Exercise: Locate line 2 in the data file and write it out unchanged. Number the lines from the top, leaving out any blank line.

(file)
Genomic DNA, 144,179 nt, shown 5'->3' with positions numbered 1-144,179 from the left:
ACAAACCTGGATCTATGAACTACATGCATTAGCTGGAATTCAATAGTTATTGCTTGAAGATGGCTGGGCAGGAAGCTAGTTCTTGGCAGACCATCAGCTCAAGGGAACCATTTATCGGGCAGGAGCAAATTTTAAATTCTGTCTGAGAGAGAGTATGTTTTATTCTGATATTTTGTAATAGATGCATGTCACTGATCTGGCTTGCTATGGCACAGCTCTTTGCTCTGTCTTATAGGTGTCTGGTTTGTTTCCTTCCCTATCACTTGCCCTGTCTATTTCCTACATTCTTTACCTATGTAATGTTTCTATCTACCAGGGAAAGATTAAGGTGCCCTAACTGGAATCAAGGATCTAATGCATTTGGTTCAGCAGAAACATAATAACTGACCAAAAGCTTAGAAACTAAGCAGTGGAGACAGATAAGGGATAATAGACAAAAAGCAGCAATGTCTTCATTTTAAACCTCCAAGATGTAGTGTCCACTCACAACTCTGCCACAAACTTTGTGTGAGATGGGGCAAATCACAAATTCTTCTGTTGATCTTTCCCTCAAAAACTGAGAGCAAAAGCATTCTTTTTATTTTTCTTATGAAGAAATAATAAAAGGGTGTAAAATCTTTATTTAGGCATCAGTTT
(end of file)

ACAAACCTGGATCTATGAACTACATGCATTAGCTGGAATTCAATAGTTATTGCTTGAAGATGGCTGGGCAGGAAGCTAGTTCTTGGCAGACCATCAGCTCAAGGGAACCATTTATCGGGCAGGAGCAAATTTTAAATTCTGTCTGAGAGAGAGTATGTTTTATTCTGATATTTTGTAATAGATGCATGTCACTGATCTGGCTTGCTATGGCACAGCTCTTTGCTCTGTCTTATAGGTGTCTGGTTTGTTTCCTTCCCTATCACTTGCCCTGTCTATTTCCTACATTCTTTACCTATGTAATGTTTCTATCTACCAGGGAAAGATTAAGGTGCCCTAACTGGAATCAAGGATCTAATGCATTTGGTTCAGCAGAAACATAATAACTGACCAAAAGCTTAGAAACTAAGCAGTGGAGACAGATAAGGGATAATAGACAAAAAGCAGCAATGTCTTCATTTTAAACCTCCAAGATGTAGTGTCCACTCACAACTCTGCCACAAACTTTGTGTGAGATGGGGCAAATCACAAATTCTTCTGTTGATCTTTCCCTCAAAAACTGAGAGCAAAAGCATTCTTTTTATTTTTCTTATGAAGAAATAATAAAAGGGTGTAAAATCTTTATTTAGGCATCAGTTT